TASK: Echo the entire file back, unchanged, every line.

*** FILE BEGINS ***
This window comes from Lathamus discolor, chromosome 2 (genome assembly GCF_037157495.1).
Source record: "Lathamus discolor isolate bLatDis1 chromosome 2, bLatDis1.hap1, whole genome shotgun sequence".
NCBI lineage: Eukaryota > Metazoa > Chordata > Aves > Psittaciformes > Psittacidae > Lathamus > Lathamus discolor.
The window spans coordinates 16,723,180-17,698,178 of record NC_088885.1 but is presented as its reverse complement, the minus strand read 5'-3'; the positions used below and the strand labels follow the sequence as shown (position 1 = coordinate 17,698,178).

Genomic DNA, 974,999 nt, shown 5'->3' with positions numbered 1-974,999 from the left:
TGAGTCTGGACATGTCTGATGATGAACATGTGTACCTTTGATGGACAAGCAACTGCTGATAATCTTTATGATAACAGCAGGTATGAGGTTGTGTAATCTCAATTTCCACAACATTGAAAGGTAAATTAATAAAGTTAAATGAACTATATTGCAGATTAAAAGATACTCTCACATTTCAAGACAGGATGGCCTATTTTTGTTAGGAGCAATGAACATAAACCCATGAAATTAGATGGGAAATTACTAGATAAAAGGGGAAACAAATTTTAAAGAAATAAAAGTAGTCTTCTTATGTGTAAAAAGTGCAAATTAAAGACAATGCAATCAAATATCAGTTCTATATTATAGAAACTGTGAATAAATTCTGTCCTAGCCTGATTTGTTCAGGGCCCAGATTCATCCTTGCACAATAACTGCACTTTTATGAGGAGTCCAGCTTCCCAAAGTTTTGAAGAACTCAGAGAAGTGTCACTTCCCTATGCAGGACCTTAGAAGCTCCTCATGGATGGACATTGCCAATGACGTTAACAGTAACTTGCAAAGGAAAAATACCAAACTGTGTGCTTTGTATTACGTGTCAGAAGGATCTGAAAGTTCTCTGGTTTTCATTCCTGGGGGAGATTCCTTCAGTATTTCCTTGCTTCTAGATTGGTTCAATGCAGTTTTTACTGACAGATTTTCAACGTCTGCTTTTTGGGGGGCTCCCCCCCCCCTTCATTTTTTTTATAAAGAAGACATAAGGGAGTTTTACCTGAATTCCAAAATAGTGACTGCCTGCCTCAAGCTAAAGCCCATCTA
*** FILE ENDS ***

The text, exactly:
This window comes from Lathamus discolor, chromosome 2 (genome assembly GCF_037157495.1).
Source record: "Lathamus discolor isolate bLatDis1 chromosome 2, bLatDis1.hap1, whole genome shotgun sequence".
NCBI lineage: Eukaryota > Metazoa > Chordata > Aves > Psittaciformes > Psittacidae > Lathamus > Lathamus discolor.
The window spans coordinates 16,723,180-17,698,178 of record NC_088885.1 but is presented as its reverse complement, the minus strand read 5'-3'; the positions used below and the strand labels follow the sequence as shown (position 1 = coordinate 17,698,178).

Genomic DNA, 974,999 nt, shown 5'->3' with positions numbered 1-974,999 from the left:
TGAGTCTGGACATGTCTGATGATGAACATGTGTACCTTTGATGGACAAGCAACTGCTGATAATCTTTATGATAACAGCAGGTATGAGGTTGTGTAATCTCAATTTCCACAACATTGAAAGGTAAATTAATAAAGTTAAATGAACTATATTGCAGATTAAAAGATACTCTCACATTTCAAGACAGGATGGCCTATTTTTGTTAGGAGCAATGAACATAAACCCATGAAATTAGATGGGAAATTACTAGATAAAAGGGGAAACAAATTTTAAAGAAATAAAAGTAGTCTTCTTATGTGTAAAAAGTGCAAATTAAAGACAATGCAATCAAATATCAGTTCTATATTATAGAAACTGTGAATAAATTCTGTCCTAGCCTGATTTGTTCAGGGCCCAGATTCATCCTTGCACAATAACTGCACTTTTATGAGGAGTCCAGCTTCCCAAAGTTTTGAAGAACTCAGAGAAGTGTCACTTCCCTATGCAGGACCTTAGAAGCTCCTCATGGATGGACATTGCCAATGACGTTAACAGTAACTTGCAAAGGAAAAATACCAAACTGTGTGCTTTGTATTACGTGTCAGAAGGATCTGAAAGTTCTCTGGTTTTCATTCCTGGGGGAGATTCCTTCAGTATTTCCTTGCTTCTAGATTGGTTCAATGCAGTTTTTACTGACAGATTTTCAACGTCTGCTTTTTGGGGGGCTCCCCCCCCCCTTCATTTTTTTTATAAAGAAGACATAAGGGAGTTTTACCTGAATTCCAAAATAGTGACTGCCTGCCTCAAGCTAAAGCCCATCTA